AD: My appraisals have always been satisfactory.

Socrates: Might there be an alternative explanation to that?

AD: Mr Socrates, I’m afraid time is tight, and we must move on.

Socrates: Are you trying to avoid the question?

AD: I want to look at your module feedback and the National Student Survey results for your teaching…

Socrates: Why do you think I asked that question?

AD: Please stop now.

Socrates: Why was it an important question to ask?

AD: Look, it’s precisely that sort of attitude which led this university to TEF Bronze. I suggest you take a look at these NSS results. I’ve never seen anything like it before.

Socrates: Is it rational to judge the teacher by the response of the pupil?

AD: Overall satisfaction, two per cent.

Socrates: I have failed.

AD: At last the penny drops.

Socrates: As much as that? At the end of my course there was someone left who remained satisfied? Someone who had not given themselves over to the examined life of restless questioning.

AD: Mr Socrates, this university does not exist to encourage questioning.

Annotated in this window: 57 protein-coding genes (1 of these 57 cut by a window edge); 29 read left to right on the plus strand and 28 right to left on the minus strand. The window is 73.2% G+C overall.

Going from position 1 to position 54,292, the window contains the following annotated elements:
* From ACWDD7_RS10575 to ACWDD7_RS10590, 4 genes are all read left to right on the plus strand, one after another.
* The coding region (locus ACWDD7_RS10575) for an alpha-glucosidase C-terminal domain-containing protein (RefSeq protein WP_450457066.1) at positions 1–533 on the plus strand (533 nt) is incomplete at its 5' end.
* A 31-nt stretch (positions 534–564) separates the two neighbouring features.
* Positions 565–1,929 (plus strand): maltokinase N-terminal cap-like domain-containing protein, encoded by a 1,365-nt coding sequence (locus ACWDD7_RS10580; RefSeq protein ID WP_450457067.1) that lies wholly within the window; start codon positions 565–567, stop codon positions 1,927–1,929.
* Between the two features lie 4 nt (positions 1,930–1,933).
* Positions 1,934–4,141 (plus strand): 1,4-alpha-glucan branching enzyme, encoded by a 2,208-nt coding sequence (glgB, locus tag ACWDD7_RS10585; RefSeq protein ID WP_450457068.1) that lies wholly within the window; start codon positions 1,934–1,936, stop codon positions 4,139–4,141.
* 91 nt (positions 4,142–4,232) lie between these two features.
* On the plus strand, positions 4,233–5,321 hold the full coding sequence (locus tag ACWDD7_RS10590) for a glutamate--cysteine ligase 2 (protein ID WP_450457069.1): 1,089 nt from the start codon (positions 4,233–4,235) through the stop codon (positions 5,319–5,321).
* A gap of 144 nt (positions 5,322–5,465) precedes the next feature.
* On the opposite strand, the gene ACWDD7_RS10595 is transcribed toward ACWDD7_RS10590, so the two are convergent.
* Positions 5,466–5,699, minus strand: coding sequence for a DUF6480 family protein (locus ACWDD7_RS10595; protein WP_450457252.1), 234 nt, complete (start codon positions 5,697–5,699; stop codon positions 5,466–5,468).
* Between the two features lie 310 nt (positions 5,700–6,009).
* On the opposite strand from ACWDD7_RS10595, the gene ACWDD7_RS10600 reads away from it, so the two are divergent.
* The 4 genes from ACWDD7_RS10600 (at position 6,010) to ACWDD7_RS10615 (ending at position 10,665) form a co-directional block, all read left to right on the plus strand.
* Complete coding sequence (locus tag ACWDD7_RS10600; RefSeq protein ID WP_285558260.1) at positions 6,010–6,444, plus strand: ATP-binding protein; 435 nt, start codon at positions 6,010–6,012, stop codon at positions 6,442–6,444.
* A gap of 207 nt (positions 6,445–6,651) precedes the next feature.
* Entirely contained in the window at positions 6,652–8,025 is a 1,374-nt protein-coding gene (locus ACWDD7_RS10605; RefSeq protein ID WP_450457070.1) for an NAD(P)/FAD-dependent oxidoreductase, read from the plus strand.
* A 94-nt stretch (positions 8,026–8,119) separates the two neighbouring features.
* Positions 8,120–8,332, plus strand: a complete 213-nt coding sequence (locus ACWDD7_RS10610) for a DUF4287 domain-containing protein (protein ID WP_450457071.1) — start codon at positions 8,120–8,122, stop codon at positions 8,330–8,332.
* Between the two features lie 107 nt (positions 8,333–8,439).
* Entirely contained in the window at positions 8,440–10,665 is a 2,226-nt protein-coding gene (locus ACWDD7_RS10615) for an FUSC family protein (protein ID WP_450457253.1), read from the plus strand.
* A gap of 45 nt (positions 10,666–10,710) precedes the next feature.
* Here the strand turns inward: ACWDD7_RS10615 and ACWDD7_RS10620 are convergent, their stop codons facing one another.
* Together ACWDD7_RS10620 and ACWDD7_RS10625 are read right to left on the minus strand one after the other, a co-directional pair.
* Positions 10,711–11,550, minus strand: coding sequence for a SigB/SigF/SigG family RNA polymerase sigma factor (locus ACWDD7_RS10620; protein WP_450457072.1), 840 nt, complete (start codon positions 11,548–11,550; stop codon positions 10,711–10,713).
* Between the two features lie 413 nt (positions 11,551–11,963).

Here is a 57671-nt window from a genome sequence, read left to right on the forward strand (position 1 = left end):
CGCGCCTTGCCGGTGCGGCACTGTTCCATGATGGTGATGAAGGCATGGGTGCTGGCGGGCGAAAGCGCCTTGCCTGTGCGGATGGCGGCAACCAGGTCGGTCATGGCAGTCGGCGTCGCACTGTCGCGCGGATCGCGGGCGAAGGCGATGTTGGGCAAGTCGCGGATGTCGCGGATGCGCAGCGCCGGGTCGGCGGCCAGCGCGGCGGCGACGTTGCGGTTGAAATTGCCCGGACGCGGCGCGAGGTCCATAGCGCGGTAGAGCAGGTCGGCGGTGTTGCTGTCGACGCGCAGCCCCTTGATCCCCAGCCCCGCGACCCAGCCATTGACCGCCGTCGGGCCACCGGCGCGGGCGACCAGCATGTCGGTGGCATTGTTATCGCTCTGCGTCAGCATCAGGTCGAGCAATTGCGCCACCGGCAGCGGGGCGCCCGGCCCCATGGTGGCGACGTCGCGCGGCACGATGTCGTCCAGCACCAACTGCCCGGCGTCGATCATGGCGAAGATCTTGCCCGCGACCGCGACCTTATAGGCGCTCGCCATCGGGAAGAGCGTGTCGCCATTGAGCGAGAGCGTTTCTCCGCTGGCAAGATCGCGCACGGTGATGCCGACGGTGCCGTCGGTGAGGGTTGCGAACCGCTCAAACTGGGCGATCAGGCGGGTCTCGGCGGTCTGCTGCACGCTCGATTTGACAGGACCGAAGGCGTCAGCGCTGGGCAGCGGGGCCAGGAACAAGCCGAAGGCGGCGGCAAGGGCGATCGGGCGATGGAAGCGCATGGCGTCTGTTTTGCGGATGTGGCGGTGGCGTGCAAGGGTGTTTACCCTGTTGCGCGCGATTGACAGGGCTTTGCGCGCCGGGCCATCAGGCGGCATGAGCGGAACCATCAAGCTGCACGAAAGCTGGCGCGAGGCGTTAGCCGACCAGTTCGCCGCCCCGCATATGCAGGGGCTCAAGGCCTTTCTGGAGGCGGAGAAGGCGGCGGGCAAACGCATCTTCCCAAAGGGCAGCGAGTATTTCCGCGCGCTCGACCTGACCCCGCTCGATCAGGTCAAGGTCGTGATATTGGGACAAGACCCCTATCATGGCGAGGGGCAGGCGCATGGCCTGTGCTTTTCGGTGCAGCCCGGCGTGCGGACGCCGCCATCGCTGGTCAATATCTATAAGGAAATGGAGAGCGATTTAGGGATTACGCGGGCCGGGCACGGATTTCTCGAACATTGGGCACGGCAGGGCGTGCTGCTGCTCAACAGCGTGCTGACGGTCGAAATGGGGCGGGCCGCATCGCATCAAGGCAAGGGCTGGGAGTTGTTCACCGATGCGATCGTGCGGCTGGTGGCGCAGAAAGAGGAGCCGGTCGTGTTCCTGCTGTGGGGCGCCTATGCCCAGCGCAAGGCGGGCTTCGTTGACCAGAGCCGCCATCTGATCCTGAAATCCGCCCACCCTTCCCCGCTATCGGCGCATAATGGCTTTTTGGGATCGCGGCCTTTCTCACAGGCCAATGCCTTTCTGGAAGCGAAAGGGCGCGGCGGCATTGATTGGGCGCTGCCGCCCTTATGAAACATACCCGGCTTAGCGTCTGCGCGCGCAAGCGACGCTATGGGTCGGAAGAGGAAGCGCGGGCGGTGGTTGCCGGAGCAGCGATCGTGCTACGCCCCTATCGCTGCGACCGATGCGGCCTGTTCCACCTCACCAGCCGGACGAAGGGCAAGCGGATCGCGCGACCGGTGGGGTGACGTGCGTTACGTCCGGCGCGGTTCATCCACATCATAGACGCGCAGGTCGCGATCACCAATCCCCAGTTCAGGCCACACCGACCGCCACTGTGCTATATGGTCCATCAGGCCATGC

Socrates: Why does it exist?

AD: To achieve the highest position it can in national league tables.

Socrates: Are you sure?

AD: And by so doing, secure financial sustainability whatever the funding environment it faces in an ever-changing policy landscape.

Socrates: And why do you think that is important?

AD: Don’t start all that again. Mr Socrates, you have exhausted my patience. You refuse to publish a word, you have no recognised teaching qualifications, and you refuse to engage in continuous professional development. In short, you are the definition of a failing academic Mr Socrates. Do you even have a PhD?

Socrates: A PhD?

AD: A Doctor of Philosophy.

Socrates: I am the midwife of philosophy.

AD: Give me strength. Is there one reason why we should even think about renewing your contract?

Socrates: It is too close to the start of term for you to find someone else.

AD: Yes, possibly, but what about this Plato chap?

Socrates: And so Socrates must die to be renewed by Plato.

AD: All philosophy is a preparation for death.

Socrates: Where did you hear that?

AD: On my Tomorrow’s Leaders course. It was on a list of inspirational quotes for middle managers.

Socrates: I know nothing but the fact of my ignorance.

AD: No, it definitely didn’t say that. I think our time is done Mr Socrates. Can you send in the next chap, he’s a compatriot of yours, from the maths department, a Mr Pythagoras.

Socrates: The square on the hypotenuse.

AD: No need to be personal. Good day, Mr Socrates.

Terms of use: this is a free email for fun on a Friday, it should circulate freely like a promise to back a contender in the Labour leadership election. Want to enrol for the University of Mansfield’s Tomorrow’s Leaders course? Want to say hello? Email ivorytower@researchresearch.com